NASA Astrophysics Data System (ADS)

    Zhang, Li-Chuan; Qin, Guangzhao; Fang, Wu-Zhang; Cui, Hui-Juan; Zheng, Qing-Rong; Yan, Qing-Bo; Su, Gang

    2016-02-01

    By means of extensive ab initio calculations, a new two-dimensional (2D) atomic material tin selenide monolayer (coined as tinselenidene) is predicted to be a semiconductor with an indirect gap (~1.45 eV) and a high hole mobility (of order 10000 cm2V-1S-1), and will bear an indirect-direct gap transition under a rather low strain (<0.5 GPa). Tinselenidene has a very small Young’s modulus (20-40 GPa) and an ultralow lattice thermal conductivity (<3 Wm-1K-1 at 300 K), making it probably the most flexible and most heat-insulating material in known 2D atomic materials. In addition, tinseleniden has a large negative Poisson’s ratio of -0.17, thus could act as a 2D auxetic material. With these intriguing properties, tinselenidene could have wide potential applications in thermoelectrics, nanomechanics and optoelectronics.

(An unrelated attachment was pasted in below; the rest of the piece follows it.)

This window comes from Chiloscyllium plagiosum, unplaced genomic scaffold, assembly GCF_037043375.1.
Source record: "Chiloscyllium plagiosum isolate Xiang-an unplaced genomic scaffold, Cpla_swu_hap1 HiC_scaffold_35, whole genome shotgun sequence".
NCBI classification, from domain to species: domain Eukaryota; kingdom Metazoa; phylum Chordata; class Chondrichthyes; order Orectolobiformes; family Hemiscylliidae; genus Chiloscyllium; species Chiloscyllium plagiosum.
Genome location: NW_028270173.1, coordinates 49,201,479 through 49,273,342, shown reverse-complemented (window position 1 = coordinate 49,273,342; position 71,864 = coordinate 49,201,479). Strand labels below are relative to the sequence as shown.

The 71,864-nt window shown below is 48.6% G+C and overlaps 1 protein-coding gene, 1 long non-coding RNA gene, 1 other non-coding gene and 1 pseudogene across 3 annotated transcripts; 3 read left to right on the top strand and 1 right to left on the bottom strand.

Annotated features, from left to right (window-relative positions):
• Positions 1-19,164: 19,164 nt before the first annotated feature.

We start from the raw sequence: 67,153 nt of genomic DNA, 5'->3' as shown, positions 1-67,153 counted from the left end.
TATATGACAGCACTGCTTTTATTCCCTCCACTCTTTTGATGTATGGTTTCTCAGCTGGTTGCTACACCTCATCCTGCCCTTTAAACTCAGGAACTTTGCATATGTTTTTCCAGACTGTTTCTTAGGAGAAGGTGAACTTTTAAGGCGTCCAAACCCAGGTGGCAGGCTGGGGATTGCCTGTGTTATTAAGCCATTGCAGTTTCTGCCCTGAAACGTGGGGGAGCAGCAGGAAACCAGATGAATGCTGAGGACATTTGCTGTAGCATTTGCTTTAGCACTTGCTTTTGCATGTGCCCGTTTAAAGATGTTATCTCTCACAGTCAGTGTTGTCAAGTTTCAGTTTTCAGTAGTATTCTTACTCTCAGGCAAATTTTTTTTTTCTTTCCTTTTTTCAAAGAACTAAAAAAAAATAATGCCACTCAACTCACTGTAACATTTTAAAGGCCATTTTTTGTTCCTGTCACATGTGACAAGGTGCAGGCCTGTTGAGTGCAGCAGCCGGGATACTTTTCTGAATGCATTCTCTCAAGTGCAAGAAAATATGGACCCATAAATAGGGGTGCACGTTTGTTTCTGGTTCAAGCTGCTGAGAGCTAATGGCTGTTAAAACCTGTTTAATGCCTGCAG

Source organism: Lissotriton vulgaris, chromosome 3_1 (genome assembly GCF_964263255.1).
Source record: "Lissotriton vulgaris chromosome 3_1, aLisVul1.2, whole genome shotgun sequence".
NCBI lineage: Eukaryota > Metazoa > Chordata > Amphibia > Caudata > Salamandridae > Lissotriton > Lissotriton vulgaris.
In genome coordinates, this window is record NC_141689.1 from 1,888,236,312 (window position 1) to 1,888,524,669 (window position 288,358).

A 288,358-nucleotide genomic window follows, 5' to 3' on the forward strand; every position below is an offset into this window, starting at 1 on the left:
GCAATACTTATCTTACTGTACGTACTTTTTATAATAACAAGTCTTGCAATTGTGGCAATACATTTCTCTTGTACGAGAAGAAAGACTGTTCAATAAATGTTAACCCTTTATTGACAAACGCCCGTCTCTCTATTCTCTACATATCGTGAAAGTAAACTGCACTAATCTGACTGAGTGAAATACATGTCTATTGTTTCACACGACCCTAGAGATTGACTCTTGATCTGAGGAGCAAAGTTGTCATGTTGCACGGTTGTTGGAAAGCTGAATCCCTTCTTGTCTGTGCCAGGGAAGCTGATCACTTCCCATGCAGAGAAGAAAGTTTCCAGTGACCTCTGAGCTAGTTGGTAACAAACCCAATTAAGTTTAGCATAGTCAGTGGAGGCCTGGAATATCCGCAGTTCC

12. Lattice thermal conductivity of nanostructured thermoelectric materials based on PbTe

    NASA Astrophysics Data System (ADS)

    Koh, Yee Kan; Vineis, C. J.; Calawa, S. D.; Walsh, M. P.; Cahill, David G.

    2009-04-01

    We report the through-thickness lattice thermal conductivity Λl of (PbTe)1-x/(PbSe)x nanodot superlattices (NDSLs) over a wide range of periods 5 nm≤h≤50 nm, compositions 0.15≤x≤0.25, growth temperatures 550 K≤Tg≤620 K, and growth rates 1 μm h-1≤R≤4 μm h-1. All of our measurements approach Λl of bulk homogenous PbTe1-xSex alloys with the same average composition. For 5 nm≤h≤50 nm, Λl is independent of h; a result we attribute to short mean-free paths of phonons in PbTe and small acoustic impedance mismatch between PbTe/PbSe. We alloyed the PbTe layers of four NDSLs with SnTe up to a mole fraction y =18%; Λl is reduced by <25%.